We live on one income. A teacher’s salary. That’s the one income we are guaranteed each month. We do have some extra money that we earn on the side from Ryan’s reffing job and my Etsy shop, but it varies and comes second to our family.
I purposefully used the word “Thrive” in the picture above because I wanted to focus on the positives of budgeting and not just getting by. Sometimes in life we do have to live on bare minimum to make ends meet, but I think we all want to thrive at a certain point. Thriving for us financially is saving for retirement and college, never going in debt, tithing plus more, and enjoying some things like vacations.
Living on one income sounded a lot easier before it came to fruition. We strategically planned for this because we knew before we got married that I would stay home when we had kids. I was a teacher as well. It’s no secret what teachers make, so we choose to live by these 5 things to help us grow financially while living on one income.
1. We bought a house we could afford
It all started with this! We had two goals when buying a house – To get a 15 year note and pay extra on top of that, ideally double the mortgage. So we needed to make sure we could afford the monthly payments (and some). I’ve said this before, but a good rule of thumb is your mortgage should NOT be more than twice your household’s total annual income. Not the value of the house, just the amount you borrow from the bank. This is not a science, but a recommendation. This comes from the book The Millionaire Next Door. I talk more about it in this post where I share 3 tips to consider before purchasing a house. Our mortgage was around $970 (plus $360 property tax), and Ryan actually paid DOUBLE the mortgage for an entire year before we got married and I brought in any income. One teacher salary and we paid $2300 a month towards the house. This was well over half our household income. It cut our time in half of paying off our 15 year note. Once I got a job, we threw a third payment towards it, then a fourth, and fifth, until we paid it off 33 months after purchasing it. This was all possible because we bought a house we could afford. This freed up our ability to live off one income once we had kids. Regardless if your house is paid off or not, it’s still important to buy a house you can afford. It’s amazing how much more we would have paid for our house on a 30 year note. Even worse, the hundreds of thousands we would have lost in investments for retirement.
2. We buy our cars in cash
When you’re living on one income, you have to get your monthly expenses LOW. Having a car payment can be a huge expense. The week after we were married, Ryan paid off the remaining $8,000 I owed on my car. His was already paid off since he bought it in cash. We have spent the last few years (intentionally for the last year) saving for a new car so we can pay cash for it. We’re always saving for big purchases with any extra money we make, which makes it easier to purchase big things when we need them. Cars depreciate fast, so it’s definitely something you don’t want to finance if you can. Read this post to see how taking on monthly car payments can cost you millions of dollars.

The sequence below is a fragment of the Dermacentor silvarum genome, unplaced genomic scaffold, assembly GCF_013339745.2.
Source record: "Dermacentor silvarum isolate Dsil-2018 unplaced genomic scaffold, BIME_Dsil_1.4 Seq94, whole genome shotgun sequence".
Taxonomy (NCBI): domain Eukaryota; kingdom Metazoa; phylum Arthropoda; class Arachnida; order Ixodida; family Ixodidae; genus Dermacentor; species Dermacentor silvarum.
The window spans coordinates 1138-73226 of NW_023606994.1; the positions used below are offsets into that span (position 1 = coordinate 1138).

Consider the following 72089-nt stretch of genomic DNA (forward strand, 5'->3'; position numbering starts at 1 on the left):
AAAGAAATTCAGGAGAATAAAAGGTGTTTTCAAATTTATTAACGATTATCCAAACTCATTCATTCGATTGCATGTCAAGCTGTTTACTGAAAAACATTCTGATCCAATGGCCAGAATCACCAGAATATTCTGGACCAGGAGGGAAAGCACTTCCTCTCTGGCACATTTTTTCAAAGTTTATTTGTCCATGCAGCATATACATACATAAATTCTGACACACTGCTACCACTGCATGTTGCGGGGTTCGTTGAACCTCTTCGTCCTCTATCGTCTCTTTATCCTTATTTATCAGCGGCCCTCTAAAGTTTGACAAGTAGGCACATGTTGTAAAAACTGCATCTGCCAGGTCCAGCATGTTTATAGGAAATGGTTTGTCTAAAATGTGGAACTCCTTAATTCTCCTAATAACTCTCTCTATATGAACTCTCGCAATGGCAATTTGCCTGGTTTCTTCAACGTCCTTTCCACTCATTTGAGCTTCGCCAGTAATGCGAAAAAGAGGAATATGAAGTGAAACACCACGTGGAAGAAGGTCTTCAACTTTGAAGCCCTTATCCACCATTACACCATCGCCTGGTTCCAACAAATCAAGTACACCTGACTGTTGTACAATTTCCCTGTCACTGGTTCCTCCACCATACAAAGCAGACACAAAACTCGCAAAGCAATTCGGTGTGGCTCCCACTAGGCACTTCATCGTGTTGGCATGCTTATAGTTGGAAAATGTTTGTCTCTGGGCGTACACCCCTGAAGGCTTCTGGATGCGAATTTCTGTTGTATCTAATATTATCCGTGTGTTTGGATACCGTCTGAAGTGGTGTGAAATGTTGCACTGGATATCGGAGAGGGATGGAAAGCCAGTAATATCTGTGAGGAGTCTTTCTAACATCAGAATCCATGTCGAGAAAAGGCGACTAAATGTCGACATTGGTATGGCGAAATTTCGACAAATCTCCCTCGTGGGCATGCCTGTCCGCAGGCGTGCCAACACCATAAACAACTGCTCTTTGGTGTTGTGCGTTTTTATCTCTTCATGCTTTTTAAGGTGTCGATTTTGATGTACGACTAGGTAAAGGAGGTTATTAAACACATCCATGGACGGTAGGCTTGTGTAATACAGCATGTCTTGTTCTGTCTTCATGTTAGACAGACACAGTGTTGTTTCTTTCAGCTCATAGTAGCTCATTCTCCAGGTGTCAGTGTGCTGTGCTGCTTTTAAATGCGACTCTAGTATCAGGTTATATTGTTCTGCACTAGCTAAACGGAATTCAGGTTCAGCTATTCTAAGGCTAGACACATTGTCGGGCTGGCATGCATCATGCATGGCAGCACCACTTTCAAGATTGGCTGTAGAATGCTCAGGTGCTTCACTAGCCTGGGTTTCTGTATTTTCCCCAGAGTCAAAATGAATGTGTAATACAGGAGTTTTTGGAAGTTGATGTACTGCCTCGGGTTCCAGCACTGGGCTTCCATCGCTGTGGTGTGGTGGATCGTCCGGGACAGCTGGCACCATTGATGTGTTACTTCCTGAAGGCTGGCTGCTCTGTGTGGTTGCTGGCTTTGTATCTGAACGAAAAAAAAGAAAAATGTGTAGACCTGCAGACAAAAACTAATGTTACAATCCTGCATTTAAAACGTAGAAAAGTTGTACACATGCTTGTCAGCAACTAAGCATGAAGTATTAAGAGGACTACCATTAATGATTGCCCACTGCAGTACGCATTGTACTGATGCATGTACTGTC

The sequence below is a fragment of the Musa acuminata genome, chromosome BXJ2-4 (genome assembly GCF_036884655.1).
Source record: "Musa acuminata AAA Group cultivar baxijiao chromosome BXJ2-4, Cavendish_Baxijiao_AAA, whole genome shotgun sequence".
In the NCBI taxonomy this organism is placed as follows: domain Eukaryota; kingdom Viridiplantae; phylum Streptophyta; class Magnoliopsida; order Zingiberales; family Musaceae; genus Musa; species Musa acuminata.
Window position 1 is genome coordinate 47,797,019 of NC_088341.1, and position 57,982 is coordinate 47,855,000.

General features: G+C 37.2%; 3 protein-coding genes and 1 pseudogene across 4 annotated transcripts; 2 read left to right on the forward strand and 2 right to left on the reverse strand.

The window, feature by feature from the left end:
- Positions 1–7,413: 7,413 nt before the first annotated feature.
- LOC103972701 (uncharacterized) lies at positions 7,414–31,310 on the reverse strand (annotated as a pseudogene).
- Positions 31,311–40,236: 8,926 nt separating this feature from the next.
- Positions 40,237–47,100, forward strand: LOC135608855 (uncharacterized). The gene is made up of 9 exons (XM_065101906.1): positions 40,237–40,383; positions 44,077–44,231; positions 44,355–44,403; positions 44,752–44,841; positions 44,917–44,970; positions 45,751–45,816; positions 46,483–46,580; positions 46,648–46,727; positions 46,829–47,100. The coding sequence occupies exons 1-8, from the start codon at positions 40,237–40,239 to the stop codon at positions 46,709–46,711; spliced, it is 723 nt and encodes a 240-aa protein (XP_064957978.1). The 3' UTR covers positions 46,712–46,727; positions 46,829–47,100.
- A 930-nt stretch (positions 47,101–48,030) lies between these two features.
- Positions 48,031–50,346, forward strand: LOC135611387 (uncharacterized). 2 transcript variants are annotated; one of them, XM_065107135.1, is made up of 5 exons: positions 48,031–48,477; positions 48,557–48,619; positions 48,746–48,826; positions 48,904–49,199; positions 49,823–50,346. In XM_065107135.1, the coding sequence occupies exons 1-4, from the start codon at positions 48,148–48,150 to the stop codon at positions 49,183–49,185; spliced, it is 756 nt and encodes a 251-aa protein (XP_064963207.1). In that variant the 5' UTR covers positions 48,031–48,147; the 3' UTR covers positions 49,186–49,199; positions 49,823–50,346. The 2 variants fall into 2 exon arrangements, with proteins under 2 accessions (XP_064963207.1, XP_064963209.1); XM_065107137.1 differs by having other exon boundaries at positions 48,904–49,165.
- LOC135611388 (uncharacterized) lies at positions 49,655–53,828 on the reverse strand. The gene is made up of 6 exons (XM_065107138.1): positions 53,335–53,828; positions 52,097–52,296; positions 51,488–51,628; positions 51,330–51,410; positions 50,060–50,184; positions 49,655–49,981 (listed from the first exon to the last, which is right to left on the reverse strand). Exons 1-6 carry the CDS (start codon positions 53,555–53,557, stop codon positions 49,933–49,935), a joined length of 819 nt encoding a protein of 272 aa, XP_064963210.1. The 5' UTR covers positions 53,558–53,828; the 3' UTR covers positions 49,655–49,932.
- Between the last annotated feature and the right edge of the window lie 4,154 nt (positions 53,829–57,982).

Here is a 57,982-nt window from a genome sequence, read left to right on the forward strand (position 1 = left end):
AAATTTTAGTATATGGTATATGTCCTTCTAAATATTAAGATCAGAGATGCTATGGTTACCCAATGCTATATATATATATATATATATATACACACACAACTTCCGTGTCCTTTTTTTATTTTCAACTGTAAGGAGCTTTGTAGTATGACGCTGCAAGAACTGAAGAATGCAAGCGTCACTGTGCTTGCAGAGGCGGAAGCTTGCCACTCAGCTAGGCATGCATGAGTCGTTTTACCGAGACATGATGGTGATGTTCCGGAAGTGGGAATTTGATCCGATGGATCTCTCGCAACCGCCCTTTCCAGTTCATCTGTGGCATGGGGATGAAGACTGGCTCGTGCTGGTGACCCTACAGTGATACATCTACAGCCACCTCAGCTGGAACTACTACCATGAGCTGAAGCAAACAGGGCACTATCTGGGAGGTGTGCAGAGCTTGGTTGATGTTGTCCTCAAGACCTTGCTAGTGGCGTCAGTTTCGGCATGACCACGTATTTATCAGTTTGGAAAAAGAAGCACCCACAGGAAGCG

3. We never go into debt
Never ever would we purchase items on a credit card if we could not afford them. If we make X, we spend less than X. It’s just not an option. We use a credit card for our purchases and pay them off each month. We do this so we can earn extra money on rewards. We’ll often earn $1,000 a year and use that towards a vacation. Credit cards CAN be good if paid off each month. If it’s tempting to go over your budget with a credit card, don’t use one. One thing that helps us stay out of debt is…
4. We have a savings account (emergency fund)
Unexpected things come up. They just do. Kids get sick/hurt, car accidents happen, big appliances break, you lose your job, etc. Having a savings account keeps many families out of debt. We always try to under budget for small unexpected things, but if something major occurs, we can pull from our savings account. Just make sure to pay it back. It’s recommended you have a $1,000 emergency fund and 3-6 months salary saved up in the case of a job loss.
5. We keep our expenses low – Budget
Budgeting is the key to living on one income (any income for that matter). We know where every dollar goes in our budget. We track each expense every month. Having few and small expenses is important if money is tight. It’s not fun, but cutting out things like dining out (just some…you know how I love eating out), entertainment, house updates, and more is important when you’re trying to save money. We didn’t have cable for the first 7 years of our marriage and I dyed my hair brown (my natural color) right after our wedding until we had enough money to dye it back blonde. I suggest dissecting your budget and highlighting the categories that are non-negotiable (house) vs. needs vs. wants and see how you can lower each one. I would consider Groceries a “need” but something that you can lower if needed. When we budget, we don’t have a zero balance budget (although sometimes that’s necessary), but always under budget so in case we need something we didn’t budget for, we don’t have to dip into another account.
I always feel the need to express God’s guidance and blessings and how it has helped us make the decisions we have. If this list seems overwhelming or unattainable all at once, just start with #5. Track every expense and find ways to cut expenses.
Link Ups: Thrifty Thursday